Every Eucharist is a Virtual Eucharist


Every Eucharist is a virtual Eucharist. Of course it is.

We know this.

We experience this.

We forget this.

Christianity – at least the bits of Christianity that are worth taking seriously – takes time and space so seriously that it knows that the particular cannot ever express the ultimate. Indeed, time and space are playthings in the hands of the religiously inspired.

Over the last few months it hasn’t been possible for my congregation to celebrate the Eucharist together in one space. But when we used to do that, we were never entirely in one space anyway. The very building itself is designed to transport people from the knowledge that they are a few yards from a busy thoroughfare in the Second City of Empire. Taking a few steps inside we find that we are in another place altogether. And in another empire, where the Emperor is servant of all and love is the essense of the law. The conceit that going into church takes you into a divine, heavenly realm is not an idea exclusive to the East. Coming into St Mary’s you are supposed to feel that you are stepping into heaven. It has been built to make you feel that. It has been decorated to make you feel that.  It does make people feel that.

Whenever I take people into church I almost always hear them express a sense of wonder. We have the wow factor. It has been created by human skill to make you feel that the reality that you experience as you stand in the street is not the only reality that you can experience. It is a space that conveys that love, joy and peace might be possible and it does that without words. It is done with beauty and it takes people a few steps up the stairway to heaven.

And it is the church playing with reality.

That experience of going into a holy space and feeling part of something bigger is something common to religions that are divided on all kinds of doctrinal matters. It points to things that are best expressed through virtual reality and religious people are so used to virtual reality that they sometimes forget that it is all around them.

When people come to the Eucharist in St Mary’s they are at once in Glasgow and simultaneously elsewhere. And elsewhere isn’t even singular either. At the Eucharist in Glasgow we are at one and the same time in an Upper Room in Jerusalem rather a long time ago and at the Wedding Feast of the Lamb at the ultimate consumation of all that is. The Last Supper and the Breakfast at the End of the Universe happen at the same table. At the same time.

And as we gather at our table, we gather at every table and eat in communion with those who share in the same meal. Our fellowship with them isn’t prevented by circumstance. Our Eucharistic fellowship has never been prevented by circumstance or lack of physical proximity.

We couldn’t keep the Triduum in Holy Week without virtual reality.

Without virtual reality it would just be a way of making feet smell less.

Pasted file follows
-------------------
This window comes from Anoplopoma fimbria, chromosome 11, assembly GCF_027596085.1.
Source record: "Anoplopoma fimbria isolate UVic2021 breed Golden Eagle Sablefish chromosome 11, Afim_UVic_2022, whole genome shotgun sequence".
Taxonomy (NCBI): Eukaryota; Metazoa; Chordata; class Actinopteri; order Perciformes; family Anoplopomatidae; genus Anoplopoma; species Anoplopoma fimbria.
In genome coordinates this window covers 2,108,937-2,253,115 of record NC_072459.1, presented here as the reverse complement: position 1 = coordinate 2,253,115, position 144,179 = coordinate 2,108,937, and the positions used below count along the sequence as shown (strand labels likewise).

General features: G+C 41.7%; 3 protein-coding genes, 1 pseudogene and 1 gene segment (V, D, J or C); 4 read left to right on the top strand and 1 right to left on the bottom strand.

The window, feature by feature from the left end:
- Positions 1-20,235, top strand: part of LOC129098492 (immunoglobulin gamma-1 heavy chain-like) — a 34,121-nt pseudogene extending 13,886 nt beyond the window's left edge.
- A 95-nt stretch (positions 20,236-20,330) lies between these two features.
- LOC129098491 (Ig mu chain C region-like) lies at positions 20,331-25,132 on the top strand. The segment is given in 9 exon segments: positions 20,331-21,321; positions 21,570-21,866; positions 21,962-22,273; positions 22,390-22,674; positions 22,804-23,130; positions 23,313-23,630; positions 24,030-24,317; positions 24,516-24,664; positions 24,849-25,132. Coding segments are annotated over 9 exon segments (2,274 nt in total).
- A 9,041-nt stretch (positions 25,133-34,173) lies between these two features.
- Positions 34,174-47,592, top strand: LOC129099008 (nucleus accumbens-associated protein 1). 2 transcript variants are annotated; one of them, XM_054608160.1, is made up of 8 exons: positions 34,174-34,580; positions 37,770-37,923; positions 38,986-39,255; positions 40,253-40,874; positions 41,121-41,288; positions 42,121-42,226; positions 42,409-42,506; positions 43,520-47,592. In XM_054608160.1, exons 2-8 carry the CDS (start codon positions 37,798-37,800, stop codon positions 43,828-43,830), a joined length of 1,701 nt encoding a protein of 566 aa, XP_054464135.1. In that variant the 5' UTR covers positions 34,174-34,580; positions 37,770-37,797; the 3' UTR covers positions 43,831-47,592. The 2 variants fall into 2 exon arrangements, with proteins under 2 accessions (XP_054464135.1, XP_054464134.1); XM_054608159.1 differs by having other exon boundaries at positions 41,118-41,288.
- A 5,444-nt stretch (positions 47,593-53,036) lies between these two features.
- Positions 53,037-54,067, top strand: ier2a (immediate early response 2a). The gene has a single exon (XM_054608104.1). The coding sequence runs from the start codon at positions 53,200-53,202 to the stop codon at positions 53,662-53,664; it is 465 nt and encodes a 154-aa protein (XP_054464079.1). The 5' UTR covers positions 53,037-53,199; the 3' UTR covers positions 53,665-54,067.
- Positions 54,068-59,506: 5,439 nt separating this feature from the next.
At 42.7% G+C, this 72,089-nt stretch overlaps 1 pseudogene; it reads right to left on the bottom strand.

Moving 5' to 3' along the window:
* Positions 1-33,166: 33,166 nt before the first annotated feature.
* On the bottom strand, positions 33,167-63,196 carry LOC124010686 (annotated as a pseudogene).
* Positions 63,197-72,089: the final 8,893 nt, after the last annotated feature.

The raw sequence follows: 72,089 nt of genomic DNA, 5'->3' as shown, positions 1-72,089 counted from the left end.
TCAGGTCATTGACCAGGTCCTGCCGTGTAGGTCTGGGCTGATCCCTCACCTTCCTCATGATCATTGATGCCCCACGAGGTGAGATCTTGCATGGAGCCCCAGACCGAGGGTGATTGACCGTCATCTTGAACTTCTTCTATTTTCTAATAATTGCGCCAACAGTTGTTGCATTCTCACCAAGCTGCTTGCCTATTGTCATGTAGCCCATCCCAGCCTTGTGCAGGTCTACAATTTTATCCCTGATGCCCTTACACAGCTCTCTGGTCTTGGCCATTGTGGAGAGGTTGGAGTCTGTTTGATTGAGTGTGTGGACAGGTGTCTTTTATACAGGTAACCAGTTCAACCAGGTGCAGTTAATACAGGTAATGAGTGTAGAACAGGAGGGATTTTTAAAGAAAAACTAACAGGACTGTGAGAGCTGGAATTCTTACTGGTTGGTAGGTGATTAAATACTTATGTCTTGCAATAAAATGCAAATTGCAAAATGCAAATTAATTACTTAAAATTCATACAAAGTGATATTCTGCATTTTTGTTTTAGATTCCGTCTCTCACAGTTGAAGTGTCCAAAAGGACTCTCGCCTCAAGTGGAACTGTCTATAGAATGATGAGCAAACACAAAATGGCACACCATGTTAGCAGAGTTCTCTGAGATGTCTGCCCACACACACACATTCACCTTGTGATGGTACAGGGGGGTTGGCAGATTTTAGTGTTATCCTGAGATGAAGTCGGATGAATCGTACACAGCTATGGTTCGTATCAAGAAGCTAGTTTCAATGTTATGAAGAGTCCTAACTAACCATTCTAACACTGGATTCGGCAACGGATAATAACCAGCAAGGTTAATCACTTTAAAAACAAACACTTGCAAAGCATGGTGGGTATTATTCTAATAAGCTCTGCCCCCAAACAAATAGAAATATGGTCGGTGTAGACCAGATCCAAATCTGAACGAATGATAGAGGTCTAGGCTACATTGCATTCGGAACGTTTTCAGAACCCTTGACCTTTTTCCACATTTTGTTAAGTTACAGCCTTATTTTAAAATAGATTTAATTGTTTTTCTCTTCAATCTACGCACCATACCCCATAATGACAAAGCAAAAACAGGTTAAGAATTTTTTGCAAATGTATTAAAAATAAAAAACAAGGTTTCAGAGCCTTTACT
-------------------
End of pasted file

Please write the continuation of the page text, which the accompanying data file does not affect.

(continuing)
Without virtual reality it would just be a bonfire that would die.

Christ is the celebrant at every Eucharist no matter which particular celebrant is standing there. Virtual reality becomes interwoven with the reality of the lives that we bring to the table and we are formed and changed and made new. It is how God’s love is expressed.

This is virtual reality. Every Eucharist is a Virtual Eucharist. Cyberspace is one of the most powerful metaphors for prayer that human beings may ever develop.

Our bodies are bound by physics.

God’s love in this world isn’t.

This is why religious buildings are important. It is also why they are not important.

Every Eucharist is a Virtual Eucharist.

Every Eucharist always was a Virtual Eucharist.

Of course it was.

Grace Received: communion on the battlefield

Two hundred and seventy four years ago, as I write this, some members of the congregation which I now serve were in desperate straits. They had been following the fortunes of the Young Pretender for some time – hoping for the restoration of the Stuart cause. Some had, no doubt, been following developments from home. Some had offered support to the cause. Some had followed. Some had gone into battle.

Bonnie Prince Charlie was himself not unknown to this congregation. Clementina Walkinshaw his long term mistress (some say his wife) was a daughter of this congregation. It has rightly been said that Episcopalians were persecuted in Glasgow at some times not because it seemed as though they were sleeping with the enemy but because they actually were.

Two hundred and seventy four years ago the Battle of Culloden was raging.

But Culloden was not about the personal. It was about the political and the very particular determination of the Hanoverian forces to wipe out the Jacobite movement once and for all.

Episcopalians died in significant numbers. Large numbers of deaths – the tragedy and pity of civil war played out in all its hideous cruelty with real lives.

We tend to remember the fallen at Culloden in our prayers at St Mary’s when the anniversary of the battle comes around. (We do the same for Sheriffmuir for similar reasons). It is ours to remember.

This year as I was thinking about that remembrance as I was saying morning prayer, I was struck by one of the details of the battle which has often been told by Episcopalians. It is that an Episcopal priest on the battlefield was called to give the last rites to Lord Strathallan who had been mortally wounded. The priest was John Maitland of Careston and it is said that, not having bread and wine on the battlefield, he administered the last rites using an oatcake and whisky.

Now, this story is oft told by those with a particularly romantic notion of Scottish Episcopal history. (The kind of people who forget that there were Episcopalians on both sides at Culloden). It is told with great affection. I’ve heard the story told by wistful people at wistful dinner parties. I’ve heard the story told at wistful General Synod Dinners in wistful General Synod Dinner speeches.

The story came from a bishop’s journal in the first place.

The notion that someone offered the last rites with oatcake and whisky paints a very powerful image – an image of someone refusing to accept that what he had to hand was inadequate. Someone doing what he could to meet someone else’s hour of need.